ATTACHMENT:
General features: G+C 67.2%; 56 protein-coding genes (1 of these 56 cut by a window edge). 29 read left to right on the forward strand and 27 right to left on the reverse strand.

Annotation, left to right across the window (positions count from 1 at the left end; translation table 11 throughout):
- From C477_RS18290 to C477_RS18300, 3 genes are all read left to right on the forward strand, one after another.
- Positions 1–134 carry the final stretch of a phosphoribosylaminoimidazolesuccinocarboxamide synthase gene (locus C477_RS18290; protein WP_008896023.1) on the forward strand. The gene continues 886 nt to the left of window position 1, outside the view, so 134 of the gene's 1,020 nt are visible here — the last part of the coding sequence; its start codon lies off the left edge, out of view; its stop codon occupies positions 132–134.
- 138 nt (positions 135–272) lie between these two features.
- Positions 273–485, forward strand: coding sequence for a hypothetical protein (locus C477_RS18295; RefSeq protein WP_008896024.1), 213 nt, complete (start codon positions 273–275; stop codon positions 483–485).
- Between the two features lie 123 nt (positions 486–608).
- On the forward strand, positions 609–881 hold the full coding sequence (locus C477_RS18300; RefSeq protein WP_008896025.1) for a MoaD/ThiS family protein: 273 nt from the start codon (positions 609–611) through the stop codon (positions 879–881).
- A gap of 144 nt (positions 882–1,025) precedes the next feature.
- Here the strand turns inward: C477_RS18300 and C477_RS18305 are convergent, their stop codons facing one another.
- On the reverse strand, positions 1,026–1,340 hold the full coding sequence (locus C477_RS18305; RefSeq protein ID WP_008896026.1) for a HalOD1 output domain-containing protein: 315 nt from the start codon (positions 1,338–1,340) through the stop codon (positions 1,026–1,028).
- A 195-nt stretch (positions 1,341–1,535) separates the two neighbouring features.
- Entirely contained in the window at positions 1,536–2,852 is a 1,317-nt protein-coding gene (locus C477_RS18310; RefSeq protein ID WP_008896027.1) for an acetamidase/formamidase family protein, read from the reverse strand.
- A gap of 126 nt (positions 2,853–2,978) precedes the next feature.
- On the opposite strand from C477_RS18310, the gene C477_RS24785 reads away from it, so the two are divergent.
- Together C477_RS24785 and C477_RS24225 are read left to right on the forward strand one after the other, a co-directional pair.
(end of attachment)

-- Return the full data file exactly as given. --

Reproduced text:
General features: G+C 67.2%; 56 protein-coding genes (1 of these 56 cut by a window edge). 29 read left to right on the forward strand and 27 right to left on the reverse strand.

Annotation, left to right across the window (positions count from 1 at the left end; translation table 11 throughout):
- From C477_RS18290 to C477_RS18300, 3 genes are all read left to right on the forward strand, one after another.
- Positions 1–134 carry the final stretch of a phosphoribosylaminoimidazolesuccinocarboxamide synthase gene (locus C477_RS18290; protein WP_008896023.1) on the forward strand. The gene continues 886 nt to the left of window position 1, outside the view, so 134 of the gene's 1,020 nt are visible here — the last part of the coding sequence; its start codon lies off the left edge, out of view; its stop codon occupies positions 132–134.
- 138 nt (positions 135–272) lie between these two features.
- Positions 273–485, forward strand: coding sequence for a hypothetical protein (locus C477_RS18295; RefSeq protein WP_008896024.1), 213 nt, complete (start codon positions 273–275; stop codon positions 483–485).
- Between the two features lie 123 nt (positions 486–608).
- On the forward strand, positions 609–881 hold the full coding sequence (locus C477_RS18300; RefSeq protein WP_008896025.1) for a MoaD/ThiS family protein: 273 nt from the start codon (positions 609–611) through the stop codon (positions 879–881).
- A gap of 144 nt (positions 882–1,025) precedes the next feature.
- Here the strand turns inward: C477_RS18300 and C477_RS18305 are convergent, their stop codons facing one another.
- On the reverse strand, positions 1,026–1,340 hold the full coding sequence (locus C477_RS18305; RefSeq protein ID WP_008896026.1) for a HalOD1 output domain-containing protein: 315 nt from the start codon (positions 1,338–1,340) through the stop codon (positions 1,026–1,028).
- A 195-nt stretch (positions 1,341–1,535) separates the two neighbouring features.
- Entirely contained in the window at positions 1,536–2,852 is a 1,317-nt protein-coding gene (locus C477_RS18310; RefSeq protein ID WP_008896027.1) for an acetamidase/formamidase family protein, read from the reverse strand.
- A gap of 126 nt (positions 2,853–2,978) precedes the next feature.
- On the opposite strand from C477_RS18310, the gene C477_RS24785 reads away from it, so the two are divergent.
- Together C477_RS24785 and C477_RS24225 are read left to right on the forward strand one after the other, a co-directional pair.